Christine M Knight talks to Richard Graham – entrepreneur, former Palerang councillor and appreciator of heritage buildings about his move to the Bungendore district and his recent purchase and restoration of The Carrington Inn.
A former American, Richard moved to Australia from northern California in 1980 with his fiancée, Linda, marrying in Hawaii on the way.
Older readers may remember that the 1980s began with the world in a major recession and the USA experiencing massive inflation and unemployment. President Jimmy Carter was dealing with the forty-four-day Iranian hostage crisis.
Richard had undertaken two ‘scouting visits’ in the late 70s and found Australia to be genuine. He used a phrase from the times, “what you see is what you get”, but career development was also a major reason in Richard’s and Linda’s move here.
A business specialist, Richard spearheaded the introduction of personal computer retailer ComputerLand and Microsoft into Australia. With a choice of major cities before them, they based themselves in Sydney.
After a fulfilling business career, a divorce, and at retirement age, Richard gave serious thought to how he wanted to live the next stage of his life. He says his move to Bungendore was a matter of evolution and a change in perspective on the things that define life and give it meaning.
He retired to a farm in the region. Rural life offered Richard and his family a safe community lifestyle, the opportunity to participate in community and serve it, and fostered his interest in the environment and heritage. Bungendore’s proximity to the nation’s capital, its cultural benefits, and quality medical services were additional bonuses.
His friendship with Toni Dale, former owner of the Carrington, led to his appreciation of its historical significance. When Toni retired around 2005, she suggested that Richard add ownership of the Carrington to his other varied retirement and business activities. Although he felt an affinity with the inn, his interests at that time meant he declined her offer.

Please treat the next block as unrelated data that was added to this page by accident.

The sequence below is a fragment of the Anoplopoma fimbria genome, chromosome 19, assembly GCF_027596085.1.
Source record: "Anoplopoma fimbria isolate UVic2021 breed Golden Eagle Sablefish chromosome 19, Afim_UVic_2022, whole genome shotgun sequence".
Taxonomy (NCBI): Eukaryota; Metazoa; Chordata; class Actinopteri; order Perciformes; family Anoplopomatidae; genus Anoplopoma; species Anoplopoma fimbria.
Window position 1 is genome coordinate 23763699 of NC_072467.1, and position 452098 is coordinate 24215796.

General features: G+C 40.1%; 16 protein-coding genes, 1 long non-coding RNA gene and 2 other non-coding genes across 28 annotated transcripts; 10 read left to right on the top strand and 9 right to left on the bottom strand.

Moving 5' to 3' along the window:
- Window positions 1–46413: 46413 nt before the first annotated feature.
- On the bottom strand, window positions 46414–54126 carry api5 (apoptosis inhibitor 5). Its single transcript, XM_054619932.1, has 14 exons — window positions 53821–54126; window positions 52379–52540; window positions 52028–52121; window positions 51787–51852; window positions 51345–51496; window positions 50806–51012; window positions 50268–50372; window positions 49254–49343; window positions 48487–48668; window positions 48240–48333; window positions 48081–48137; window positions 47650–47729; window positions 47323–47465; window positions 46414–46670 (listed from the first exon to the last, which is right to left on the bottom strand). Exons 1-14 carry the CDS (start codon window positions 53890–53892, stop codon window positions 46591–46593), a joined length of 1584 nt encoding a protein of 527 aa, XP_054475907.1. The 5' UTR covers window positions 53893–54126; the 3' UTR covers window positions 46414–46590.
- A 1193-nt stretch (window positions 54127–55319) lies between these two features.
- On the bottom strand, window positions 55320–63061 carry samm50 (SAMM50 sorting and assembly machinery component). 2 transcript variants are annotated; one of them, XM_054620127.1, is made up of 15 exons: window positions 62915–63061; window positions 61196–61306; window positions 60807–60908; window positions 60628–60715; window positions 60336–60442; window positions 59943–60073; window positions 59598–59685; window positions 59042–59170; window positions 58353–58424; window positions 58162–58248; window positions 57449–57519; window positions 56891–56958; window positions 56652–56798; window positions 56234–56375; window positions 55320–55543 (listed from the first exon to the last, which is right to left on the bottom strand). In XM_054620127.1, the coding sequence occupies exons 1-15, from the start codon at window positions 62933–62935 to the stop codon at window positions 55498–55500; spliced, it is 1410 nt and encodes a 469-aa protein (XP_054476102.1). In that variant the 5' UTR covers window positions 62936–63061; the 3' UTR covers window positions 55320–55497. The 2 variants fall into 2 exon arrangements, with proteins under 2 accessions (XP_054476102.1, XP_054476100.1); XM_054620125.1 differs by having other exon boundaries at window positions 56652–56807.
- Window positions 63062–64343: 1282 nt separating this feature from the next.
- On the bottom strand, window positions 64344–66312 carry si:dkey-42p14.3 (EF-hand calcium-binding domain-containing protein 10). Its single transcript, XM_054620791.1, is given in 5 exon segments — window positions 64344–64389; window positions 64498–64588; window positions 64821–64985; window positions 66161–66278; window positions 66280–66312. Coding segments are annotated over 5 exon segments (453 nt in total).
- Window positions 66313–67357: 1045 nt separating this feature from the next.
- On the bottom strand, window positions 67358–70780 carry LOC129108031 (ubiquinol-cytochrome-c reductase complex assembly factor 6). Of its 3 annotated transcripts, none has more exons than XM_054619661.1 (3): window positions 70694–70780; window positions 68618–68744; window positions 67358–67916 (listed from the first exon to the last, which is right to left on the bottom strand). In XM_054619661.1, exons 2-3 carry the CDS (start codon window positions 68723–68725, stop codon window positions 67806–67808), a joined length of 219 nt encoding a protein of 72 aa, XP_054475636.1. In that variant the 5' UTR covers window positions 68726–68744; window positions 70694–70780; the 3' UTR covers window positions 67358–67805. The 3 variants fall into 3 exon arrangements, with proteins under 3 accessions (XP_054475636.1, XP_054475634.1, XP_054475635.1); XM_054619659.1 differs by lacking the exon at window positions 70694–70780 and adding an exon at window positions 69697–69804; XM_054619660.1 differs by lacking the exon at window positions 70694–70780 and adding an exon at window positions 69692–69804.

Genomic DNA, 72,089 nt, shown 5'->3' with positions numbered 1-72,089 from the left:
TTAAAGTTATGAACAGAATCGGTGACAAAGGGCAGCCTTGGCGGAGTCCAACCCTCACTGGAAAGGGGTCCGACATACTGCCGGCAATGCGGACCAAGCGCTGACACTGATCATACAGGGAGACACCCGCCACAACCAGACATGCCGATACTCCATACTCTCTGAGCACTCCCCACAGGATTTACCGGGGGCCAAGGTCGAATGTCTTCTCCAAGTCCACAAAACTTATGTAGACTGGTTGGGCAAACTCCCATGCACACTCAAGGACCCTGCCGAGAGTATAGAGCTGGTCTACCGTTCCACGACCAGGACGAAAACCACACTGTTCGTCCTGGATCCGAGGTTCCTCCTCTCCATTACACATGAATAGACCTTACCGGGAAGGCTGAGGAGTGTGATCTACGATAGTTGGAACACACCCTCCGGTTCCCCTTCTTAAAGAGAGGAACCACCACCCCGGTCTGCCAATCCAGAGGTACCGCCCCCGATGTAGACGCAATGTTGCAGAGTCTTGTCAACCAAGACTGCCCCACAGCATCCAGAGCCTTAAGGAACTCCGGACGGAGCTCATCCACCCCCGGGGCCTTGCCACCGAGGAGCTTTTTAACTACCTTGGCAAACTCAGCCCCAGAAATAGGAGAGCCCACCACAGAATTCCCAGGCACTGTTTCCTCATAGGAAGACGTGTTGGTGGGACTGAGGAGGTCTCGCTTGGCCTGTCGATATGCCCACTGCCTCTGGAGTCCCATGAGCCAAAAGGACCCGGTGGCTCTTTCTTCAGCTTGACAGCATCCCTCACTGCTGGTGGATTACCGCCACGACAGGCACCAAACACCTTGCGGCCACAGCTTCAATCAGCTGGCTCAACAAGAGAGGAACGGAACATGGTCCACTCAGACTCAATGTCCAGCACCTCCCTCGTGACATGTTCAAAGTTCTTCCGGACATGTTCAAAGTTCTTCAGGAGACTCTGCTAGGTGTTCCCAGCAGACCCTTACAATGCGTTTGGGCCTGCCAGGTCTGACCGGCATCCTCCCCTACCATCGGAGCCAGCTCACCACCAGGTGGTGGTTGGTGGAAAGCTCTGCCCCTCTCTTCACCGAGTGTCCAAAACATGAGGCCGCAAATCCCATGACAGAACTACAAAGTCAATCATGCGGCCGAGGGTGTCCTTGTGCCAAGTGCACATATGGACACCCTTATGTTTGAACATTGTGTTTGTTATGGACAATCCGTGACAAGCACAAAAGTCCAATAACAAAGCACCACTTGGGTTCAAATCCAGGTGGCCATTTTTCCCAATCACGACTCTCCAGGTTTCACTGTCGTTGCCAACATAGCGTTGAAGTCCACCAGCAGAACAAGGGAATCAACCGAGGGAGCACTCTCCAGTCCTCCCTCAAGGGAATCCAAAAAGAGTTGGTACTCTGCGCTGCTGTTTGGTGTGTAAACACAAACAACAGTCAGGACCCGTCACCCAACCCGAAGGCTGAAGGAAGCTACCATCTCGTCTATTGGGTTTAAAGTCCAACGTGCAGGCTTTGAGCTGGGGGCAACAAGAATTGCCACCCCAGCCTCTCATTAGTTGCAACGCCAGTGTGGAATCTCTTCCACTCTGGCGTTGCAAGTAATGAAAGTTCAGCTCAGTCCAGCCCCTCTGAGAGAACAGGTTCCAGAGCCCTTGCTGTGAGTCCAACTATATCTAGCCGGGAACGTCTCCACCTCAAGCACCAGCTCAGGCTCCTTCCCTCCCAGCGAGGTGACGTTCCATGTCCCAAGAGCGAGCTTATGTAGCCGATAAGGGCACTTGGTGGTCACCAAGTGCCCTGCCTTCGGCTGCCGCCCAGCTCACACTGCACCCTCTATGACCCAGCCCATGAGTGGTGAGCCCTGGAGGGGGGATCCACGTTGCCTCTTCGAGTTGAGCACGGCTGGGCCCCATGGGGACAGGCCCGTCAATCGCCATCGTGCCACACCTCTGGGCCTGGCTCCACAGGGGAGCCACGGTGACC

But some years later, when the Carrington was again up for sale, Richard’s strong connection to place and his interest in things historical led to his purchase of the inn. He immersed himself deeply in research. He wanted the restoration work to reflect the essences of the period in which the Carrington had been built and thrived.
He summarises that period as being ‘about aspiration and change’. As he talked, the Great Exhibition came to mind. Readers may find this link of interest.
For Richard, the Carrington Inn offers the community something more than the beautifully restored Wintergarden complex and adjacent inn accommodation. It offers patrons the opportunity to reflect on a different lifestyle and a bygone era.
The reopened Carrington Inn has a world class catering team, headed by Executive Chef, Andrew Stansbie, Pastry Chef, Haritha Ekanayake, and restaurant manager, Merili Pihlamäe. All food served on its premises is prepared in house. I was particularly impressed by the pastries available to patrons in the tearoom.
It occurred to me that humankind may shape our buildings but thereafter the buildings also shape our community and reflect our values.